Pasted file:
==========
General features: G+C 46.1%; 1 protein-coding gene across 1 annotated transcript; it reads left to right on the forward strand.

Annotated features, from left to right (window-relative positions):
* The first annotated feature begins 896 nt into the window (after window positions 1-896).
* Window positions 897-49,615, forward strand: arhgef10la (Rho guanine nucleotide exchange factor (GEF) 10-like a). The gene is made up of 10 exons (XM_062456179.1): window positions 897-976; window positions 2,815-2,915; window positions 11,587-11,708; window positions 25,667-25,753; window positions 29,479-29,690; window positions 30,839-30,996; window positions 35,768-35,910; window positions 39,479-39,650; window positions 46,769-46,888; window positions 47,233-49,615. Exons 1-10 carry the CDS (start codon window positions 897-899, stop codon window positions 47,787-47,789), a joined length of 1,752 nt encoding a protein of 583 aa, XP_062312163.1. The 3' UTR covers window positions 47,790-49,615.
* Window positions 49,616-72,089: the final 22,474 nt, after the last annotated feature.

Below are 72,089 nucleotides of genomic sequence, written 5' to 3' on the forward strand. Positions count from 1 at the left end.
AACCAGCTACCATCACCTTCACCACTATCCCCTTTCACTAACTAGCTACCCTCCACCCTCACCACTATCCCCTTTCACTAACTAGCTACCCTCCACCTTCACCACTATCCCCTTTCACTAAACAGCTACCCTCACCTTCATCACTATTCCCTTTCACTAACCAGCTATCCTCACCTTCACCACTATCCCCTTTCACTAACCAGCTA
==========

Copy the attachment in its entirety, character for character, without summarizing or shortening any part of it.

General features: G+C 46.1%; 1 protein-coding gene across 1 annotated transcript; it reads left to right on the forward strand.

Annotated features, from left to right (window-relative positions):
* The first annotated feature begins 896 nt into the window (after window positions 1-896).
* Window positions 897-49,615, forward strand: arhgef10la (Rho guanine nucleotide exchange factor (GEF) 10-like a). The gene is made up of 10 exons (XM_062456179.1): window positions 897-976; window positions 2,815-2,915; window positions 11,587-11,708; window positions 25,667-25,753; window positions 29,479-29,690; window positions 30,839-30,996; window positions 35,768-35,910; window positions 39,479-39,650; window positions 46,769-46,888; window positions 47,233-49,615. Exons 1-10 carry the CDS (start codon window positions 897-899, stop codon window positions 47,787-47,789), a joined length of 1,752 nt encoding a protein of 583 aa, XP_062312163.1. The 3' UTR covers window positions 47,790-49,615.
* Window positions 49,616-72,089: the final 22,474 nt, after the last annotated feature.

Below are 72,089 nucleotides of genomic sequence, written 5' to 3' on the forward strand. Positions count from 1 at the left end.
AACCAGCTACCATCACCTTCACCACTATCCCCTTTCACTAACTAGCTACCCTCCACCCTCACCACTATCCCCTTTCACTAACTAGCTACCCTCCACCTTCACCACTATCCCCTTTCACTAAACAGCTACCCTCACCTTCATCACTATTCCCTTTCACTAACCAGCTATCCTCACCTTCACCACTATCCCCTTTCACTAACCAGCTA